Mysterious symbols and images in the man-made cave Royston

(ORDO NEWS) — Royston Cave is a man-made cave in Hertfordshire, England that contains strange images. It is not known who created the cave and what it was used for, but there are many speculations.

Some believe that it was used by the Knights Templar, others believe that it could be an Augustinian warehouse. According to another version, it was a Neolithic flint mine. None of these theories have been confirmed, and the origin of Royston Cave remains a mystery.

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Discovery of Royston Cave

Royston Cave was discovered in August 1742 by a worker from the small town of Royston, who was digging holes to build the foundation for a new shop in the market. While digging, he found a millstone, and when he began to dig to extract it, he found a shaft leading down to a man-made cave half-filled with mud and stone.

At the time of discovery, efforts were made to remove the dirt and stone that filled the artificial cave, which were subsequently thrown out.

Some believed that treasure would be found in Royston Cave. However, the removal of the dirt did not lead to the discovery of the treasure. However, sculptures and carvings have been found in the cave. It is worth noting that if the soil had not been thrown out, modern technology would have made it possible to analyze the soil.

The cave is located under the junction of Ermine Street and Ecknield Way and is an artificial chamber carved into chalk, about 7.7 meters (25 ft 6 in) high and 5.2 meters (17 ft) in diameter. At the base of the cave is a raised octagonal step that many believe was used for kneeling or prayer.

There are unusual carvings along the bottom of the wall. Experts believe that these relief images were originally in color, although only very small traces of color remained visible over time.

The relief images are mostly religious: St. Catherine, the Holy Family, the Crucifixion, St. Lawrence holding the grate on which he was martyred, and a sword-wielding figure that could be either St. George or St. Michael.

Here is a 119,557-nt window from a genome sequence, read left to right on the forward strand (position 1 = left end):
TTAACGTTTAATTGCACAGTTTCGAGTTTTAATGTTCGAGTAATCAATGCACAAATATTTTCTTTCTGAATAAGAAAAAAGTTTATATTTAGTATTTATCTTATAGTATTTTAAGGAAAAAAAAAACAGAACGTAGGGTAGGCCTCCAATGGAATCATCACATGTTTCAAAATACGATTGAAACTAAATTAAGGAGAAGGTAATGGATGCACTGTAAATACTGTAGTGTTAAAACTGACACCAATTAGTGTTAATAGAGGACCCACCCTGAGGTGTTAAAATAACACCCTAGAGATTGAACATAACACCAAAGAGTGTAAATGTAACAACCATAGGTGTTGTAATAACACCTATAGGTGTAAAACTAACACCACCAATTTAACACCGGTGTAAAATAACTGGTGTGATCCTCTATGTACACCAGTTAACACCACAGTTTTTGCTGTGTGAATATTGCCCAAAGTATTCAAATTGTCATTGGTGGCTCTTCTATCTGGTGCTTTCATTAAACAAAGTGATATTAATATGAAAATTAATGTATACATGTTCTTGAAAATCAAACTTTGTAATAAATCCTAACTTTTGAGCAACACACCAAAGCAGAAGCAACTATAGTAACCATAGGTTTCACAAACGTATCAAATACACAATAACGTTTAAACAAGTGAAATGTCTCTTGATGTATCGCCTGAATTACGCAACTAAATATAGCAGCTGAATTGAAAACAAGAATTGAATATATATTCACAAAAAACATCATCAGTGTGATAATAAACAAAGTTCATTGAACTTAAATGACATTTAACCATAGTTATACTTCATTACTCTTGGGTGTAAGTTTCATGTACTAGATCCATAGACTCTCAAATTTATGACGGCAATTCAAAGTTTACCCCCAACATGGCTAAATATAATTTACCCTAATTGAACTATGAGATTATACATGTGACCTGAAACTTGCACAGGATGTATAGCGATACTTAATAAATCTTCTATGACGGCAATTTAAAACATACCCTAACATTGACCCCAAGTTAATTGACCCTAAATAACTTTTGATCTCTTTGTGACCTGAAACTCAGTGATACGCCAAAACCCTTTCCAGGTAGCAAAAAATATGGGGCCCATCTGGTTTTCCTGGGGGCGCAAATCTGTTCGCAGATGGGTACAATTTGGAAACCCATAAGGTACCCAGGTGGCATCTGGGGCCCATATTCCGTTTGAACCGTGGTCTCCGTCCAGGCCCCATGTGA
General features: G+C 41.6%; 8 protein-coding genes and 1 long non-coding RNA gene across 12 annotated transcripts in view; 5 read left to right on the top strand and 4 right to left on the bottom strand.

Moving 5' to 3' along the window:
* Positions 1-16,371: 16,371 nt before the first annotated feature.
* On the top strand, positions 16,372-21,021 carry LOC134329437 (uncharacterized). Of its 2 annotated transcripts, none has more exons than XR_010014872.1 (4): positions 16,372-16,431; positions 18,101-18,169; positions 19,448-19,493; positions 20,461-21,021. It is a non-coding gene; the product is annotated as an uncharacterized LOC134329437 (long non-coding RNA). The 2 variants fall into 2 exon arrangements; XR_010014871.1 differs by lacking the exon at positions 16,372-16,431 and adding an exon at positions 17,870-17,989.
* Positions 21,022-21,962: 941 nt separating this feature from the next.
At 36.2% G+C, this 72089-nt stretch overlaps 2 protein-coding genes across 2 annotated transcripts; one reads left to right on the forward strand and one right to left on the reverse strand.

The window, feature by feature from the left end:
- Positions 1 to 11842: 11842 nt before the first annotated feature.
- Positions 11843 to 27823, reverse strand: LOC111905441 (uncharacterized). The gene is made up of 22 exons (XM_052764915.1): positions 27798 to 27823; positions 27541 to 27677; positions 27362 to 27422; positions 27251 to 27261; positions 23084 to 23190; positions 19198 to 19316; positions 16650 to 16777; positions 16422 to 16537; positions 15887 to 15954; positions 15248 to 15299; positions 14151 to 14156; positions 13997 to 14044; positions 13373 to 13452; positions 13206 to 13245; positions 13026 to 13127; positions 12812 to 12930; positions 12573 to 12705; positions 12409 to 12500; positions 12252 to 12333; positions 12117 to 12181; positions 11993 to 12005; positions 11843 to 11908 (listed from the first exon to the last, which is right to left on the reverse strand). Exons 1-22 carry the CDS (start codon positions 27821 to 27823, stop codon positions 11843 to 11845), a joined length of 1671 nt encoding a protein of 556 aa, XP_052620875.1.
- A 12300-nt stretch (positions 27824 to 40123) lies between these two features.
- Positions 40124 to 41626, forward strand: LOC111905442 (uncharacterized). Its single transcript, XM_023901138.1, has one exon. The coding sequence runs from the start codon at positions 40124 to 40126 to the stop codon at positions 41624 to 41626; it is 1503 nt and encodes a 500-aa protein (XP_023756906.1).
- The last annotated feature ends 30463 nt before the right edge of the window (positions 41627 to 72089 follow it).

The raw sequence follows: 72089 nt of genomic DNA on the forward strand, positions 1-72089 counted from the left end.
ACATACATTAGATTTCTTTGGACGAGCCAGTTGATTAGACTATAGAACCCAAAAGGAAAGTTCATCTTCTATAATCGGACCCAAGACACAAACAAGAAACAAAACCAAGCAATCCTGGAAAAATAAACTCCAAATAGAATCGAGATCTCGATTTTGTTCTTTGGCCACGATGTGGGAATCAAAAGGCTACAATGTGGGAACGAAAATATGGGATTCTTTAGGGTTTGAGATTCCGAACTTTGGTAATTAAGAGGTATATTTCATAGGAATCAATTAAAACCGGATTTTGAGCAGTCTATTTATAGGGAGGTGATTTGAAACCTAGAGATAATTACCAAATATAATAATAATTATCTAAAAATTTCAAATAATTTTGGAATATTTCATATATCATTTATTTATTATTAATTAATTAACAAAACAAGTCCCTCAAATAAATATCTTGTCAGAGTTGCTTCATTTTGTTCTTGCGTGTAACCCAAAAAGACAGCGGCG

The holes below the carvings seem to have contained candles or lamps that illuminated the carvings and sculptures. Some of the figures and symbols have yet to be identified, but according to Royston City Council, examination of the drawings in the cave “suggests that the carvings were most likely made in the mid-1300s.”

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Theories related to Royston Cave

One of the main theories about the origin of Royston Cave, especially for those who love conspiracy theories, is that it was used by a medieval religious order known as the Knights Templar prior to their dissolution by Pope Clement V in 1312.

Bad Archeology criticizes the way Internet sites repeat this association between Royston Cave and the Knights Templar, “despite the weakness of evidence for this hypothesis and arguments for a later date.”

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Some believe that the cave was divided into two levels with a wooden floor. The figures near the damaged section of the cave depict two knights on the same horse, which may be the remains of a Templar symbol.

Architectural historian Nikolaus Pevsner wrote that the date of the appearance of the drawings is “difficult to guess”. They are called Anglo-Saxon, but it is more likely that they belong to various periods between C14 and C17 (work of unskilled people).”

According to another version, Royston cave was used as a storehouse for the Augustinians. As the name suggests, the Augustinians were an order created by Saint Augustine, Bishop of Hippo, in Africa. Founded in 1061 AD, it first appeared in England during the reign of Henry I.

Since the 12th century, Royston in Hertfordshire has been the center of monastic life, and the Augustinian Prior has existed there without interruption for nearly 400 years. The local Augustinian friars are said to have used Royston Cave as a cool place to store their food and as a chapel.

Finally, some suggest that as early as 3 thousand years BC. there could be a Neolithic flint mine here, where flint was collected for the manufacture of axes and other tools. However, the chalk in this area produces only small flint concretions, generally unsuitable for ax making, so this may cast doubt on this theory.

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Unraveling the “mysteries” of Royston Cave

It still remains a mystery who and for what purpose created the Royston cave. There is always the possibility that the group that originally created the cave abandoned it at some point, allowing another group to use it.

The mystery surrounding the cave and its sculptures makes the cave an interesting place for visitors who would like to speculate on the origin of this ancient wonder.

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Royston Cave requires regular maintenance and restoration as insect larvae and worms have been found to damage the walls and structure of the cave.

By August 2014, the work to prevent such damage was considered successful. Instead of using insecticides, the conservation workers removed some of the earth, thus eliminating a food source for the worms.

It is hoped that subsequent pipe repair work to avoid flooding and other work to prevent vibration damage from traffic above will help save the cave in the future.

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